MENU
 

Dr. Tim Says...

Chicken skin: to eat, or not to eat 06/19/17
Change is here 06/12/17
Medical technology 03/27/17
The science behind the DASH diet, an overview: Part Two 08/01/16
The science behind the DASH diet, an overview: Part One 07/25/16
How the Standard American Diet (SAD) affects the brain (Part Two) 05/26/16
How the Standard American Diet (SAD) affects the brain 05/23/16
All "Dr. Tim Says..." Columns

Chef Tim Says...

Deviled Eggs 04/24/17
Roasting Fruit 04/03/17
Papadum 03/20/17
Capers make it better 02/06/17
Mustards: The Christmas Basket Challenge, Part 5 01/26/17
Canned Tuna from Spain: The Christmas Basket Challenge, Part 4 01/16/17
Ginger and Rice Noodles: The Christmas Basket Challenge, Part 3 01/12/17
All "Chef Tim Says..." Columns


 

Chef Tim Says....



Desserts are good, chocolate is better!

This question was posted to the eatTHISdiet Support Group the other day:

“I like the idea of dessert, but do you have to adjust the daily menu? How often can you have dessert?”

Dessert is part of eating well and is part of eatTHISdiet. The instructions for how dessert fit into eatTHISdiet can be found on the website.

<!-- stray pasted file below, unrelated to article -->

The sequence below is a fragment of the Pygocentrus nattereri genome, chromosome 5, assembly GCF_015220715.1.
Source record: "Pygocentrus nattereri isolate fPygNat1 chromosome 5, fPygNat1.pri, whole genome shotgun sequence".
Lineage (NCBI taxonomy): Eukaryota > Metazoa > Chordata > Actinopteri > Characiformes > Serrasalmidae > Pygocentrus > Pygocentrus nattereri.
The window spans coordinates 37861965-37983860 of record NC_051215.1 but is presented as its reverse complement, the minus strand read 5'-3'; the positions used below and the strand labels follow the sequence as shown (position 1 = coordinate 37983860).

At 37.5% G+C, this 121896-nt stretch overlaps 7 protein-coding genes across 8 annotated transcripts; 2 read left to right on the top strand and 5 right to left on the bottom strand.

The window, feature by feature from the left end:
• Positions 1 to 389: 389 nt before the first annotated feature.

The key to making dessert part of your healthy diet is that you should consider desserts as a special part of your life. They are not something that should be eaten every day. If you are using eatTHISdiet to lose weight, then dessert should be considered a serving that you substitute for another portion maybe once a week.

Dessert, as a gold star, is equivalent to 1 blue circle (a breakfast serving) OR 1 yellow triangle (a lunch serving) OR 1/2 a red square (one-half of a dinner serving).

1 gold star

=

1 blue circle

=

1 yellow triangle

=

1/2 red square

=

=

=

If you are using eatTHISdiet as a guide to eating healthy, include a yellow star each week, using the equivalents above. You'll be substituting one dessert serving for another serving in that day's meal plan. It doesn’t matter when you eat dessert, but again, my belief is that it should be special (that’s why desserts are “treats”).

When I am working on dessert recipes, my goal is for them to be 200 calories or less. I try to minimize the simple sugars wherever possible. There are a lot of great, ready to eat desserts that you can have that are well under 200 calories and are right off the shelf. Here’s some ideas: